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Published on June 27, 2010 By PranayGupte In Current Events

Dubai leads the way in “soft infrastructure”


By Pranay Gupte

(Published in Khaleej Times, June 28, 2010)


By now it’s become a cliché that the United Arab Emirates – and Dubai, in particular – enjoy one of the best infrastructures anywhere in the world. As with many clichés, this one has the added value of being true.


“Infrastructure” typically includes roads, power grids, ports and airports, and telecommunications. Those of us who live in the UAE take it for granted that electricity will rarely, if ever, fail, or that roads will buckle under despite heavy traffic, or that the nation’s airports will be clogged on account of the growing number of flights.


But how many of us give thought to the nation’s “soft infrastructure”?


That’s because the term is seldom heard in everyday usage, even though it’s as relevant to our daily lives as the “hard infrastructure” of roads and power supply and bridges. The UAE’s leaders proudly – and rightfully so – talk about how a key to the country’s economic development has been its emphasis on focusing on a strong infrastructure. And more and more they underscore the importance and value of e-government.


In fact, His Highness Shaikh Mohammed bin Rashid Al Maktoum, Vice President and Prime of the UAE, and Ruler of Dubai, was a pioneer in the region of getting government offices to incorporate electronic communications and procedures in providing services to everyday people. Well before “e-government” became a fashionable concept around the world, Shaikh Mohammed would visit municipal offices and exhort them to transform their systems in order to provide services more speedily through electronic means; in the process, of course, these offices would be able to save on cumbersome paperwork.


His exhortations have clearly worked. Not long ago, when I went to obtain an “e-gate” card at the airport, I was astonished at being able to get one in less than five minutes. I expressed my surprise to the cheerful official behind the e-gate window, and his response was, “What did you expect? This is Dubai.”


This is Dubai indeed. A friend went by to register his vehicle, and got the deed done in less time than it takes to get a hamburger at a fast-food outlet. Another friend and her husband wanted to set up a graphics company in one of Dubai’s free zones, and their experience was similarly salutary. Still another friend found that her television system was malfunctioning: the provider sent someone to fix the problem within two hours.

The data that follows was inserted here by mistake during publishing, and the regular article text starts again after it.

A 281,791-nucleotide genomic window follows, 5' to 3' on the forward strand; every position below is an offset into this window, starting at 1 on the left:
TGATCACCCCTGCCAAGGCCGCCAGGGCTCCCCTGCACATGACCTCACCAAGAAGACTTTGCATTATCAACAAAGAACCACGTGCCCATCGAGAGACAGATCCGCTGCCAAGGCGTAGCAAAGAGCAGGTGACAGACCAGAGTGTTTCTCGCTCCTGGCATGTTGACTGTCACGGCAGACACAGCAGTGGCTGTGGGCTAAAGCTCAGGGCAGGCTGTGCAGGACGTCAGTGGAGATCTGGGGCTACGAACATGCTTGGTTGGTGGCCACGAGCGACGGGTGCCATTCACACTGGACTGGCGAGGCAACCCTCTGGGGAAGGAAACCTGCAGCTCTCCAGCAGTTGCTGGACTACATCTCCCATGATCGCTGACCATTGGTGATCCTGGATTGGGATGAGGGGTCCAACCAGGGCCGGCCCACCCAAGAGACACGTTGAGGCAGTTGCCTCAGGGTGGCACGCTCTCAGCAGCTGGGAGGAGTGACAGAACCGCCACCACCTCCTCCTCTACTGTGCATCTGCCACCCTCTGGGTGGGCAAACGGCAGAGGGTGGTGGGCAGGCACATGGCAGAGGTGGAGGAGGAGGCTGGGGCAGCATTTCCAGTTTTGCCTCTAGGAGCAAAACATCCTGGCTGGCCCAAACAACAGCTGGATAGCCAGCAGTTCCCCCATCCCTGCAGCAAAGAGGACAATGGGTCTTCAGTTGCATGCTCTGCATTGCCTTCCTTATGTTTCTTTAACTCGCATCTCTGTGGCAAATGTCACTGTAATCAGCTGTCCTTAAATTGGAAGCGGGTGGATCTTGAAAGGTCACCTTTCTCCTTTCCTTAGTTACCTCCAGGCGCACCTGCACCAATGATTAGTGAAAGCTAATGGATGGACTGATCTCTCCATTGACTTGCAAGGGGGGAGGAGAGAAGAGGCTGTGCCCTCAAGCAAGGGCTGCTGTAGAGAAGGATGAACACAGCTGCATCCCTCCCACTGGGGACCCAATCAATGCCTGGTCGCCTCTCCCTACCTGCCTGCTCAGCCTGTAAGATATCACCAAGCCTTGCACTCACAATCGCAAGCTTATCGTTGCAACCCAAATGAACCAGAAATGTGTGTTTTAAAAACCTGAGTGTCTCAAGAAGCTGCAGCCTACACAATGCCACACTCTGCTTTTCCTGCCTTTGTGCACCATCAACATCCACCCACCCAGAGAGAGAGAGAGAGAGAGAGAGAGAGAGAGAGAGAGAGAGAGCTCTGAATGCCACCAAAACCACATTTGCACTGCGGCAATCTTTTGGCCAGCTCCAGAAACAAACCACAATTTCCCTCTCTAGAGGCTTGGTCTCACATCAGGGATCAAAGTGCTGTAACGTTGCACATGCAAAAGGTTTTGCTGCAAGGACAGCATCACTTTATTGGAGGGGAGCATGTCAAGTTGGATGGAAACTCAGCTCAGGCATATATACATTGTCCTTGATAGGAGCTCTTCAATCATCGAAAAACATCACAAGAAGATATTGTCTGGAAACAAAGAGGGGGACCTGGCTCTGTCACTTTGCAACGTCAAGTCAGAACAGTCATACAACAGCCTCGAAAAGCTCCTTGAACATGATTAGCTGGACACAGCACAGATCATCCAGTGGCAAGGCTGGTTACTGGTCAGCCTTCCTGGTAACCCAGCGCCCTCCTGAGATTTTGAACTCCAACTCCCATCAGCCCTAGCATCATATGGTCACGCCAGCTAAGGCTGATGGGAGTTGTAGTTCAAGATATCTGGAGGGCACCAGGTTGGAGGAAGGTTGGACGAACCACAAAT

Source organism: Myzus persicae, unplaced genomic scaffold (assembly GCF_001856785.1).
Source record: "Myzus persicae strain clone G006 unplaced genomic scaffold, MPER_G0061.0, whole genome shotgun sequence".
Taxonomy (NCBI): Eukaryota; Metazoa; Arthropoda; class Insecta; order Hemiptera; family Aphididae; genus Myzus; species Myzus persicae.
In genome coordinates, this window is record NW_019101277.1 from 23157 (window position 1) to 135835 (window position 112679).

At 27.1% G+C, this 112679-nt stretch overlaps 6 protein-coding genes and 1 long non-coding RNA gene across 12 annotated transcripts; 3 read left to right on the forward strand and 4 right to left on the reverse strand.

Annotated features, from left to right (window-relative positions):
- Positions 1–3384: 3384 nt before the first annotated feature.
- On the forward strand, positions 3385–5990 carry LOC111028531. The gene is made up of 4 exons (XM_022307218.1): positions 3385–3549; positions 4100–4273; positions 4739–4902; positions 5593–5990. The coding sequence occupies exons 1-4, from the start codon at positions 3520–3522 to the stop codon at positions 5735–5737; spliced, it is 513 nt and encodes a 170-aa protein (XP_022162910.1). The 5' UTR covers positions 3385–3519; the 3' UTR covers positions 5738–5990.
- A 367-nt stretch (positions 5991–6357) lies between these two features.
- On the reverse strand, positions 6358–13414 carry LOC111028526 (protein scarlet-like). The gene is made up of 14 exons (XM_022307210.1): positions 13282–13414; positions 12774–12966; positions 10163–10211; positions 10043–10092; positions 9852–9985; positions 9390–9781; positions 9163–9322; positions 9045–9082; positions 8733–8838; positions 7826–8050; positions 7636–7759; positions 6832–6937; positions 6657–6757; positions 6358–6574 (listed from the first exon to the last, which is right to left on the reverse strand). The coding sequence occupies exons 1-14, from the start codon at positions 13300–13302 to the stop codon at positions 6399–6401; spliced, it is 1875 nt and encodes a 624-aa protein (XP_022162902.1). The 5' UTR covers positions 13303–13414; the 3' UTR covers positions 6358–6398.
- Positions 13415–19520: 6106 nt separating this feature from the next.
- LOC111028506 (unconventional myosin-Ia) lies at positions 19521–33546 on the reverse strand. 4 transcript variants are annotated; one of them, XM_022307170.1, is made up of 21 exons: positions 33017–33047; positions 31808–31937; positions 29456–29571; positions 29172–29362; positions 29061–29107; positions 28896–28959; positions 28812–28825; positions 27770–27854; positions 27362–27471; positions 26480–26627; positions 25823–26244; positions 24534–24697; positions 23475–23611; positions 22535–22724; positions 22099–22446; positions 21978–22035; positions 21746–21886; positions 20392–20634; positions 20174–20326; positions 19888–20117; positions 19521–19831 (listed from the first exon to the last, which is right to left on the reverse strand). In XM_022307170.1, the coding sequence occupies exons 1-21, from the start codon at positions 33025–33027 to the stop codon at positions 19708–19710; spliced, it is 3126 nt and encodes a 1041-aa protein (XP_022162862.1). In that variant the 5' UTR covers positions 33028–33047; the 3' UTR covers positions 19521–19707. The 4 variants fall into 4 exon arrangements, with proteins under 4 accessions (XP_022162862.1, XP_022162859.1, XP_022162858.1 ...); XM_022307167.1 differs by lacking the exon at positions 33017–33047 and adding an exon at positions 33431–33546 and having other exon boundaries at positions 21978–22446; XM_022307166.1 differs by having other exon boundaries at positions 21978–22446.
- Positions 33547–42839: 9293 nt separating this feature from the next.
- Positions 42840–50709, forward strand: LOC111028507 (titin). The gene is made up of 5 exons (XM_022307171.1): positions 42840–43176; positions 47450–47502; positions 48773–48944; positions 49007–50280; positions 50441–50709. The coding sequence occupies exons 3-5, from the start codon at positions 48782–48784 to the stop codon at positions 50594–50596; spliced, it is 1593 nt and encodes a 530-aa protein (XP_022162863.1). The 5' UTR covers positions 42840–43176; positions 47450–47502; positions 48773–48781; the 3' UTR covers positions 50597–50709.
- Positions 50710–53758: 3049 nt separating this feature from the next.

These sorts of things ease the business of living and working in urban environments in the UAE, ordinarily considered stressful in most countries – especially developing nations. As a veteran journalist who has been to virtually all of the 192 member-states of the United Nations, I can speak from first-hand experience that there are very few societies that are capable of managing their “soft infrastructure” as well as the UAE. When I visited my hometown of New York a few days ago and discovered, to my dismay, that the electricity in my apartment had been inexplicably switched off, it took almost a day of haggling with the local power company to set matters right. I asked the official I was dealing with if she’d heard about the concept of “e-government,” and her somewhat puzzled response was, “What’s that?”


One wouldn’t have expected such a response in a sophisticated city like New York – which prides itself on the efficiency of its municipal services, notwithstanding the tough trade unions --  but I suspect that such puzzlement wouldn’t be uncommon in many developing countries either. These countries have often lacked visionary leadership and resources to introduce “e-government.” Moreover, the presence of corruption has frequently ensured that municipal leaders find it more advantageous to continue doing things the old fashioned way. Why bother with innovation, which could well eliminate the prospects of further lining one’s pocket?


The UAE’s ability to recognize that “soft infrastructure” necessitates the providing of appropriate public education, public health, and social-welfare safety nets, has fetched its residents remarkably superior living conditions. A recent World Bank study said, “All aspects of regulations, taxation and licensing are candidates for review to minimize cost, time and frustration for businesses, whilst maintaining appropriate necessary environmental and related standards.”


By these criteria, Dubai’s record is little short of outstanding. It is a record that development institutions such as the World Bank should be highlighting to the 135 emerging countries that constitute the cohort that’s long been known as the “third world.” It is a record that demonstrates that vigilance against corruption offers not only protection to everyday people, it also enhances everyday living conditions for everybody.


To put it another way, the emphasis placed by the UAE and Dubai on promoting the “soft infrastructure” shows foresight. Good governance is meant for both current and future generations. It wouldn’t be at all inappropriate to applaud this country for establishing the right set of priorities when it come to paying attention to the everyday needs of those who live and work here.


(Pranay Gupte, a veteran author and journalist, is with the Government of Dubai’s Media Office. This essay is written in his personal capacity, and does not reflect any official position.)





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